Every baseball player wants to run the bases faster. We use five base-running drills to train our baseball athletes. The first thing we do is establish a baseline. We time each athlete in a 60-Yard Dash (used at all MLB tryouts), their home-to-first time. For some athletes we use their 40-Yard Dash time.
We always begin our training sessions with a great warm-up.
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The A-Step is designed to teach body control. Many younger athletes need to learn the hand to foot relationship (right foot up, left arm up). Through this drill, many untrained athletes learn that their upper bodies enable them to make sharper and quicker turn at a base.
This drill can be done in a small setting. The time you hold each position will vary. We want our beginner athletes to keep their elbows in close to their bodies, their hands moving with the appropriate foot, and to stay balanced on a straight line. More advanced athletes may hold their position at different spots to engage some core work to allow their neuromuscular system to establish communication with the correct muscles.
Prone to Sprint
The Prone to Sprint is designed to teach athletes how to take off, similar to an airplane. Beginners use their hands and knees to get up and run. Advanced athletes do a small Push-Up, then explode into a sprint. The key to prescribing sets and reps for this is always to make sure the athletes are working quickly.
Do this drill at the beginning of a workout. Total sprint distance should be 15-20 yards. This base-running drill also helps players who like to steal bases. Although you start from a standing position instead of prone, taking off to steal a base is similar in that we want our athletes to go from stationary to full speed as quickly as possible.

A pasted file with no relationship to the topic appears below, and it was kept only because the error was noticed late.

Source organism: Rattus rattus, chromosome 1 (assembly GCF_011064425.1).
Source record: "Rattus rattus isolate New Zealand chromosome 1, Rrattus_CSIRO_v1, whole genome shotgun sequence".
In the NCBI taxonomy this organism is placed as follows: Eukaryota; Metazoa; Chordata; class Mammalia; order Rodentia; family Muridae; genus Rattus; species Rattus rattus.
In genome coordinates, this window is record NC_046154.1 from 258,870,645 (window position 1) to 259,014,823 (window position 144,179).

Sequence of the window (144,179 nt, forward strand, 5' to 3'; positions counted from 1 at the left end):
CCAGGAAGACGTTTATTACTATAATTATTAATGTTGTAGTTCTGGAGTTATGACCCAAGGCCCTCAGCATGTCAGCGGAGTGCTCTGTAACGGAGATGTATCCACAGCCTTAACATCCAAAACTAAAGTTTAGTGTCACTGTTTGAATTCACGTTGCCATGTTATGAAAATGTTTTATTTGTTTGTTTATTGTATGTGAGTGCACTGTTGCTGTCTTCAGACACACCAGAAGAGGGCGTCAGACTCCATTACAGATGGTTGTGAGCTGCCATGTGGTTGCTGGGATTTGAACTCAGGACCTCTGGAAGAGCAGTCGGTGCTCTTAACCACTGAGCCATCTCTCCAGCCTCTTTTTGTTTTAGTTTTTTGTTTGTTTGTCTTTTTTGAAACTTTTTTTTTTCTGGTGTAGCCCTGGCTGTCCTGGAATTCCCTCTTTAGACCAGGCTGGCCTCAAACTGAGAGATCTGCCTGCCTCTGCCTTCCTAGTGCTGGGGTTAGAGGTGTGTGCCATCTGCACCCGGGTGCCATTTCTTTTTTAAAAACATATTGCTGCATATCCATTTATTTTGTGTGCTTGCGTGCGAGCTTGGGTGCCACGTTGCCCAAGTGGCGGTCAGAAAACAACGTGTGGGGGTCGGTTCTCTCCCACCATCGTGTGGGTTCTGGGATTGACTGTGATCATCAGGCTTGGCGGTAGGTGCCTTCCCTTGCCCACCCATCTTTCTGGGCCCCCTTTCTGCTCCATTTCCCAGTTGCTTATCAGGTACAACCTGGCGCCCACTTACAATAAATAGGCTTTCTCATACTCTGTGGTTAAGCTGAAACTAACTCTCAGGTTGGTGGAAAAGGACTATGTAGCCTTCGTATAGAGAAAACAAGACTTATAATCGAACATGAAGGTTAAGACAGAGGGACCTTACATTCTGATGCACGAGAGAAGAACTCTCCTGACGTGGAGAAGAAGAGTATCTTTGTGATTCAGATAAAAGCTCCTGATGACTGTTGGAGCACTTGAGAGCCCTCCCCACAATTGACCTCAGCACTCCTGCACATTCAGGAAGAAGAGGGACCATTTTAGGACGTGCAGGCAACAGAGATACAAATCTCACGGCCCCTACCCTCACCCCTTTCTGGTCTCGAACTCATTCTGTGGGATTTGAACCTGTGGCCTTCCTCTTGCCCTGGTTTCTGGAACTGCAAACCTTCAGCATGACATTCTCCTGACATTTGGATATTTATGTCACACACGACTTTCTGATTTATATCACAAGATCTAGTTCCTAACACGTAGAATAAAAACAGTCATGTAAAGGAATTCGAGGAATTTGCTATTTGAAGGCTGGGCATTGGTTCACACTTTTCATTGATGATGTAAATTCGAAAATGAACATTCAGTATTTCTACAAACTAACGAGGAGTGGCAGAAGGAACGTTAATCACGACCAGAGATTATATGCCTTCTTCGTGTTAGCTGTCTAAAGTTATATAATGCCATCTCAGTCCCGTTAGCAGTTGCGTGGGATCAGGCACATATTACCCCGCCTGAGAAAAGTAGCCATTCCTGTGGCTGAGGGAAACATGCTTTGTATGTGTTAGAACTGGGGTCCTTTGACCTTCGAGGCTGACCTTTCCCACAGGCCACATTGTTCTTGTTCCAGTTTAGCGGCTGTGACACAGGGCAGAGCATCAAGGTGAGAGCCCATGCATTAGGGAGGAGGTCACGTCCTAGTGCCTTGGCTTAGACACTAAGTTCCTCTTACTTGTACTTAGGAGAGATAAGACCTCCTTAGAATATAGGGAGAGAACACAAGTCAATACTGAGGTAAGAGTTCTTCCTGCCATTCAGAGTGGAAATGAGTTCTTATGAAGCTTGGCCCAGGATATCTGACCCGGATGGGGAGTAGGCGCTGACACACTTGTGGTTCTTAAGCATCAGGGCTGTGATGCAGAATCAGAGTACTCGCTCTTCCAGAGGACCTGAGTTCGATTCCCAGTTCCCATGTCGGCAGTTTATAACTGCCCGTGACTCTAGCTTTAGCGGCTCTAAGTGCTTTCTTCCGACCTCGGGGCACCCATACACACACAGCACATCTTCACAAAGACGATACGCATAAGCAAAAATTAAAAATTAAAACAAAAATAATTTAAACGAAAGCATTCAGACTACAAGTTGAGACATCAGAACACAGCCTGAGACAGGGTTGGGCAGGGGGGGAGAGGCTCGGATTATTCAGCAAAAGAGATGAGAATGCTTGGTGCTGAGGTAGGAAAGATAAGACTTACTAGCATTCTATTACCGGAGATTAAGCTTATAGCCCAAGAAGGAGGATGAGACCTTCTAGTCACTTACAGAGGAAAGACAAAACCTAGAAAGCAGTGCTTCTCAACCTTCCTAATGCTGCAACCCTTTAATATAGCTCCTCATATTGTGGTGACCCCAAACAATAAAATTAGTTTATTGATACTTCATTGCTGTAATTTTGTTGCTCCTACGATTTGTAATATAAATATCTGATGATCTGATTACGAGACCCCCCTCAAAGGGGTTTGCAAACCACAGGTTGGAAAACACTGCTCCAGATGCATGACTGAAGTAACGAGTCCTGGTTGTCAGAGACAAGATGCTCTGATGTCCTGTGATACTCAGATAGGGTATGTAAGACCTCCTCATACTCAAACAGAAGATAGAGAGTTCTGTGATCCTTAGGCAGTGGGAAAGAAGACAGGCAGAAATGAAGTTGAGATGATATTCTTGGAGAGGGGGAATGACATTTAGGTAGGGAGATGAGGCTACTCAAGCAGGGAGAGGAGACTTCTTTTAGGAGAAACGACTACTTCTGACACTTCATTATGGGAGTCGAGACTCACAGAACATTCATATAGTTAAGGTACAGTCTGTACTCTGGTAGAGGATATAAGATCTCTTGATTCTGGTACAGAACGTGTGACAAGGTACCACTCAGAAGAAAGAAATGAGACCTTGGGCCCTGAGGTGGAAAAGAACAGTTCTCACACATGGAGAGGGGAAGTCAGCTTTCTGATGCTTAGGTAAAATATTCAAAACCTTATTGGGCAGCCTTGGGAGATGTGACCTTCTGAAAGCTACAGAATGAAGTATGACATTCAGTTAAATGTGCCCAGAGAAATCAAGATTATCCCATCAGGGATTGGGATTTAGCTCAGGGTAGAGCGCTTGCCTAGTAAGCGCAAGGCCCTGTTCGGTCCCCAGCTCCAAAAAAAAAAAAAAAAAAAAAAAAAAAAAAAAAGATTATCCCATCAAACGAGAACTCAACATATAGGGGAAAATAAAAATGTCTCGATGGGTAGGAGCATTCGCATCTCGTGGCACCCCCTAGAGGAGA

Good base-running drill work should include the Shuffle-Shuffle-Sprint, also known as the delay steal. Our teams use it religiously to gain an extra base against a lazy opponent. When a base runner is on first or second base, he or she should take a secondary lead on each pitch. This is the shuffle-shuffle, to get closer to the next base. The runner should land on his or her right foot a split second before the ball is hit. A runner in motion with a shuffle can get to the next base quicker on a dirt ball, ground ball, hit with two outs, and many other opportunities to advance.
The Figure 8 is one of our top drills, because the athletes gain necessary ankle and knee strength by making turns as they run the bases. Beginners should take their time when learning this drill to ensure safety and master body control. Advanced athletes love this drill because they can feel their bodies lean into the turns, and they compete for he best time.
The 5-10-5 drill is great for working on the take-off, body control, and how to change directions, which can happen when a base runner gets into a rundown. It can also be used as a tool in a first and third situation to score the runner from third.
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